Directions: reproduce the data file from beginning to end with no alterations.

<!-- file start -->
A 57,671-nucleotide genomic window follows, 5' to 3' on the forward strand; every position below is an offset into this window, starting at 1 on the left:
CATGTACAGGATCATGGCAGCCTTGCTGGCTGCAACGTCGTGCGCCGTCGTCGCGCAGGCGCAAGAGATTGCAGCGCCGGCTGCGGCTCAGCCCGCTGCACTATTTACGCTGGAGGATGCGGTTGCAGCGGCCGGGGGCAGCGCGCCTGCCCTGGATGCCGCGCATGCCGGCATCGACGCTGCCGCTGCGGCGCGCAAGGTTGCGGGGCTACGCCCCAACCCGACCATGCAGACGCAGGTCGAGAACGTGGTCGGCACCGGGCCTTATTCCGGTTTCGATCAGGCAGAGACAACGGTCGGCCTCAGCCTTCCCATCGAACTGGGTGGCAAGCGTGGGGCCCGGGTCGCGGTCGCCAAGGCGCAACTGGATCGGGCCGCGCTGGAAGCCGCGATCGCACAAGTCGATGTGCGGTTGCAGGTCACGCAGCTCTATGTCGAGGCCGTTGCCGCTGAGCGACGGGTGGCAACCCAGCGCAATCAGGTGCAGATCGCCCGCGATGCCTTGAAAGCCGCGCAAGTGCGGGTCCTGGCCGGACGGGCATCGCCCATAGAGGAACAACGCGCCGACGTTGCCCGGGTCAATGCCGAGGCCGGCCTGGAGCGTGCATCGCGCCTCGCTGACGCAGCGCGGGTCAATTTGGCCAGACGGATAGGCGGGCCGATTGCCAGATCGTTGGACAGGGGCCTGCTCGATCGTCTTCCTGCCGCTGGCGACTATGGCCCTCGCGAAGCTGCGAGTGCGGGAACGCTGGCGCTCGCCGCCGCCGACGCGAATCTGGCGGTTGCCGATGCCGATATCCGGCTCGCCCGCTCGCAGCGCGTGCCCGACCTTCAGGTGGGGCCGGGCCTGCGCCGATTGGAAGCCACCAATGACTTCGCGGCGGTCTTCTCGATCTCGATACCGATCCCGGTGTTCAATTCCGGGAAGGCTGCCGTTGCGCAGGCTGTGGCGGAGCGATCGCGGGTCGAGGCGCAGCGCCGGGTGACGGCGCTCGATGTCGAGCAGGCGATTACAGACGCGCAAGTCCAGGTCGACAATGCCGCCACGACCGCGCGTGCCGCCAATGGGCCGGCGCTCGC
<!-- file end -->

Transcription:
A 57,671-nucleotide genomic window follows, 5' to 3' on the forward strand; every position below is an offset into this window, starting at 1 on the left:
CATGTACAGGATCATGGCAGCCTTGCTGGCTGCAACGTCGTGCGCCGTCGTCGCGCAGGCGCAAGAGATTGCAGCGCCGGCTGCGGCTCAGCCCGCTGCACTATTTACGCTGGAGGATGCGGTTGCAGCGGCCGGGGGCAGCGCGCCTGCCCTGGATGCCGCGCATGCCGGCATCGACGCTGCCGCTGCGGCGCGCAAGGTTGCGGGGCTACGCCCCAACCCGACCATGCAGACGCAGGTCGAGAACGTGGTCGGCACCGGGCCTTATTCCGGTTTCGATCAGGCAGAGACAACGGTCGGCCTCAGCCTTCCCATCGAACTGGGTGGCAAGCGTGGGGCCCGGGTCGCGGTCGCCAAGGCGCAACTGGATCGGGCCGCGCTGGAAGCCGCGATCGCACAAGTCGATGTGCGGTTGCAGGTCACGCAGCTCTATGTCGAGGCCGTTGCCGCTGAGCGACGGGTGGCAACCCAGCGCAATCAGGTGCAGATCGCCCGCGATGCCTTGAAAGCCGCGCAAGTGCGGGTCCTGGCCGGACGGGCATCGCCCATAGAGGAACAACGCGCCGACGTTGCCCGGGTCAATGCCGAGGCCGGCCTGGAGCGTGCATCGCGCCTCGCTGACGCAGCGCGGGTCAATTTGGCCAGACGGATAGGCGGGCCGATTGCCAGATCGTTGGACAGGGGCCTGCTCGATCGTCTTCCTGCCGCTGGCGACTATGGCCCTCGCGAAGCTGCGAGTGCGGGAACGCTGGCGCTCGCCGCCGCCGACGCGAATCTGGCGGTTGCCGATGCCGATATCCGGCTCGCCCGCTCGCAGCGCGTGCCCGACCTTCAGGTGGGGCCGGGCCTGCGCCGATTGGAAGCCACCAATGACTTCGCGGCGGTCTTCTCGATCTCGATACCGATCCCGGTGTTCAATTCCGGGAAGGCTGCCGTTGCGCAGGCTGTGGCGGAGCGATCGCGGGTCGAGGCGCAGCGCCGGGTGACGGCGCTCGATGTCGAGCAGGCGATTACAGACGCGCAAGTCCAGGTCGACAATGCCGCCACGACCGCGCGTGCCGCCAATGGGCCGGCGCTCGC